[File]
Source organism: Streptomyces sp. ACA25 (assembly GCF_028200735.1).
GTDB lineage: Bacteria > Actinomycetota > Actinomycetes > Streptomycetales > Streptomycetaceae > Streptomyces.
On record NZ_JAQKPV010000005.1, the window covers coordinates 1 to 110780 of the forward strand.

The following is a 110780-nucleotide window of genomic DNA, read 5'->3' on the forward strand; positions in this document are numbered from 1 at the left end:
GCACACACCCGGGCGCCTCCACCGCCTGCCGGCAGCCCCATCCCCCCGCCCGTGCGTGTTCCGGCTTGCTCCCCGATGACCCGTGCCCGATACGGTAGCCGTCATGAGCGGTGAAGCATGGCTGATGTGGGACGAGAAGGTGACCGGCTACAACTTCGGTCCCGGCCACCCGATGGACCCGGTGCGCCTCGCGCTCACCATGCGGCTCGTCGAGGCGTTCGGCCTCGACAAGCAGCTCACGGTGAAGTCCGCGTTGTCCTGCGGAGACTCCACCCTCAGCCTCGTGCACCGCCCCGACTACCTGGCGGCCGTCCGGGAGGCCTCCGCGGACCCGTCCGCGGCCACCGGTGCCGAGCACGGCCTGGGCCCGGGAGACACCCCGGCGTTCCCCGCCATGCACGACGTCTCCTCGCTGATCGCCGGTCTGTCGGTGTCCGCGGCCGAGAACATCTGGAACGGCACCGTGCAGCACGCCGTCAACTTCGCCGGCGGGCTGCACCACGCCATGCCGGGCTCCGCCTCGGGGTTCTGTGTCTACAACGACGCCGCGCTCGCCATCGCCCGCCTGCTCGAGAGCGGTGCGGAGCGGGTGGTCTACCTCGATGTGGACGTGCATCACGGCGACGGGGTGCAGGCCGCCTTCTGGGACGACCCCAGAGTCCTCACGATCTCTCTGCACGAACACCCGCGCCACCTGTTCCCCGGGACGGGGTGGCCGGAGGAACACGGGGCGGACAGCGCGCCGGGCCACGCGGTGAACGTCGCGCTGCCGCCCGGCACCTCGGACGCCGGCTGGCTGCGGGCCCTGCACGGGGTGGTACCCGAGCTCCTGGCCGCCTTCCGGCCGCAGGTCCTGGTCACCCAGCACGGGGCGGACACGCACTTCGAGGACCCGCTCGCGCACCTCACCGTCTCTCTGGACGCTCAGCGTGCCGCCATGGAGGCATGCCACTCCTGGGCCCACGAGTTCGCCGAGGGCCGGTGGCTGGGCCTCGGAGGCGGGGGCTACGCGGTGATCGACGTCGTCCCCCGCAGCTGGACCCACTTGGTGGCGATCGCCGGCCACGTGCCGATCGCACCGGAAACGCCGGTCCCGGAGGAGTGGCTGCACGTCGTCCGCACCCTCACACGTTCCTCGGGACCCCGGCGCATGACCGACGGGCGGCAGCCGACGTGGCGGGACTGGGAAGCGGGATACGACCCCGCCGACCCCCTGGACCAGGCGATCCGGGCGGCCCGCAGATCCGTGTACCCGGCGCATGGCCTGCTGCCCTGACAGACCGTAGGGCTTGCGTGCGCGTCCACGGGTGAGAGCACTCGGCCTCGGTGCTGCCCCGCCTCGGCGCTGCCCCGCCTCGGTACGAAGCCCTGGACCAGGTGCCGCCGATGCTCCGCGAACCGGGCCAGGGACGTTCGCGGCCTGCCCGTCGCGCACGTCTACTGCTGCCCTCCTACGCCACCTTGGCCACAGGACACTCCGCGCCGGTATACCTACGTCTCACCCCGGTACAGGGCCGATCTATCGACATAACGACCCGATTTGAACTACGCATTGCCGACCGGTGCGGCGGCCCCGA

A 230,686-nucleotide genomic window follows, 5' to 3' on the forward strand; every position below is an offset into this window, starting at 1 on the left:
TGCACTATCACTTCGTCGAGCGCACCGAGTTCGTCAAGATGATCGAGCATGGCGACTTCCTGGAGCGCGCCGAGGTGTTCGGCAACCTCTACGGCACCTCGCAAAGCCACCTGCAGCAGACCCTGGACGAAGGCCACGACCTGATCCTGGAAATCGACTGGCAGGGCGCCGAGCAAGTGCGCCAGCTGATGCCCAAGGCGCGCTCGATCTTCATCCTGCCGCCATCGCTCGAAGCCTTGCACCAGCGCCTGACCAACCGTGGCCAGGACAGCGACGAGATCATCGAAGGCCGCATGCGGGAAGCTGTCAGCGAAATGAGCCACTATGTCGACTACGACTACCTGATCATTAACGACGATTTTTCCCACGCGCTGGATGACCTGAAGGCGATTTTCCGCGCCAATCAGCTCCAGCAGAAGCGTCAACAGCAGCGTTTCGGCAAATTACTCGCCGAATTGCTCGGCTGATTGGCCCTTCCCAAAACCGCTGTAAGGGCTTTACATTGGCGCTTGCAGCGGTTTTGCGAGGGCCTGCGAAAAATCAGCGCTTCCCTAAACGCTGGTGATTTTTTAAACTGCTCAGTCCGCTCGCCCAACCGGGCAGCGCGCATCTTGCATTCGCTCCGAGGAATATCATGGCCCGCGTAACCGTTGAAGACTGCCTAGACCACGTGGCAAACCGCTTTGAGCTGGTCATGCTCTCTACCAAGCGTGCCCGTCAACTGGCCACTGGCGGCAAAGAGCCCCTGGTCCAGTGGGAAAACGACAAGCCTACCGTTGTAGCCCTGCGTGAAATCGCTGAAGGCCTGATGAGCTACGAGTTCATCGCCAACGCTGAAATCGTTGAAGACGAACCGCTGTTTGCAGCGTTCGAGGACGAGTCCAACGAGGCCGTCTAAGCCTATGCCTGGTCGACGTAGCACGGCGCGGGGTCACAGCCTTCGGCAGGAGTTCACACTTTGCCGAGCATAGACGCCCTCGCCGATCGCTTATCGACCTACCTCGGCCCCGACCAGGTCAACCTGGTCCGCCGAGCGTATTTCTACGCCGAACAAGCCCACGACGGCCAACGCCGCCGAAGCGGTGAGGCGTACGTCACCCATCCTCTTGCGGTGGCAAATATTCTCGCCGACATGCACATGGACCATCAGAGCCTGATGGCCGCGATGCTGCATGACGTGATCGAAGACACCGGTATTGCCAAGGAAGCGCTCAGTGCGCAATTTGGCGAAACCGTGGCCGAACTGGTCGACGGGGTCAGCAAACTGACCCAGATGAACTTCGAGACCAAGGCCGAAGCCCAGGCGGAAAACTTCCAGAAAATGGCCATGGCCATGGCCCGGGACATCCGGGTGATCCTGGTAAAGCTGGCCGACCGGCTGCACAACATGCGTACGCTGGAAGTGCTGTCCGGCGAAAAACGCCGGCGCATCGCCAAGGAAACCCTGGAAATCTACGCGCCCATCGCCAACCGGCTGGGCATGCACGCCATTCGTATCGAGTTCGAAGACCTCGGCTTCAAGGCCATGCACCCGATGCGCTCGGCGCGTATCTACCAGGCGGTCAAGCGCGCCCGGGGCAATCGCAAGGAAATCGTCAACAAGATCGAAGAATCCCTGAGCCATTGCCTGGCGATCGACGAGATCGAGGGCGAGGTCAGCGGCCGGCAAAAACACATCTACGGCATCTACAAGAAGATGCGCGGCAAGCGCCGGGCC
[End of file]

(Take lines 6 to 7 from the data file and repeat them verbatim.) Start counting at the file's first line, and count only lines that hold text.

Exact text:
A 230,686-nucleotide genomic window follows, 5' to 3' on the forward strand; every position below is an offset into this window, starting at 1 on the left:
TGCACTATCACTTCGTCGAGCGCACCGAGTTCGTCAAGATGATCGAGCATGGCGACTTCCTGGAGCGCGCCGAGGTGTTCGGCAACCTCTACGGCACCTCGCAAAGCCACCTGCAGCAGACCCTGGACGAAGGCCACGACCTGATCCTGGAAATCGACTGGCAGGGCGCCGAGCAAGTGCGCCAGCTGATGCCCAAGGCGCGCTCGATCTTCATCCTGCCGCCATCGCTCGAAGCCTTGCACCAGCGCCTGACCAACCGTGGCCAGGACAGCGACGAGATCATCGAAGGCCGCATGCGGGAAGCTGTCAGCGAAATGAGCCACTATGTCGACTACGACTACCTGATCATTAACGACGATTTTTCCCACGCGCTGGATGACCTGAAGGCGATTTTCCGCGCCAATCAGCTCCAGCAGAAGCGTCAACAGCAGCGTTTCGGCAAATTACTCGCCGAATTGCTCGGCTGATTGGCCCTTCCCAAAACCGCTGTAAGGGCTTTACATTGGCGCTTGCAGCGGTTTTGCGAGGGCCTGCGAAAAATCAGCGCTTCCCTAAACGCTGGTGATTTTTTAAACTGCTCAGTCCGCTCGCCCAACCGGGCAGCGCGCATCTTGCATTCGCTCCGAGGAATATCATGGCCCGCGTAACCGTTGAAGACTGCCTAGACCACGTGGCAAACCGCTTTGAGCTGGTCATGCTCTCTACCAAGCGTGCCCGTCAACTGGCCACTGGCGGCAAAGAGCCCCTGGTCCAGTGGGAAAACGACAAGCCTACCGTTGTAGCCCTGCGTGAAATCGCTGAAGGCCTGATGAGCTACGAGTTCATCGCCAACGCTGAAATCGTTGAAGACGAACCGCTGTTTGCAGCGTTCGAGGACGAGTCCAACGAGGCCGTCTAAGCCTATGCCTGGTCGACGTAGCACGGCGCGGGGTCACAGCCTTCGGCAGGAGTTCACACTTTGCCGAGCATAGACGCCCTCGCCGATCGCTTATCGACCTACCTCGGCCCCGACCAGGTCAACCTGGTCCGCCGAGCGTATTTCTACGCCGAACAAGCCCACGACGGCCAACGCCGCCGAAGCGGTGAGGCGTACGTCACCCATCCTCTTGCGGTGGCAAATATTCTCGCCGACATGCACATGGACCATCAGAGCCTGATGGCCGCGATGCTGCATGACGTGATCGAAGACACCGGTATTGCCAAGGAAGCGCTCAGTGCGCAATTTGGCGAAACCGTGGCCGAACTGGTCGACGGGGTCAGCAAACTGACCCAGATGAACTTCGAGACCAAGGCCGAAGCCCAGGCGGAAAACTTCCAGAAAATGGCCATGGCCATGGCCCGGGACATCCGGGTGATCCTGGTAAAGCTGGCCGACCGGCTGCACAACATGCGTACGCTGGAAGTGCTGTCCGGCGAAAAACGCCGGCGCATCGCCAAGGAAACCCTGGAAATCTACGCGCCCATCGCCAACCGGCTGGGCATGCACGCCATTCGTATCGAGTTCGAAGACCTCGGCTTCAAGGCCATGCACCCGATGCGCTCGGCGCGTATCTACCAGGCGGTCAAGCGCGCCCGGGGCAATCGCAAGGAAATCGTCAACAAGATCGAAGAATCCCTGAGCCATTGCCTGGCGATCGACGAGATCGAGGGCGAGGTCAGCGGCCGGCAAAAACACATCTACGGCATCTACAAGAAGATGCGCGGCAAGCGCCGGGCC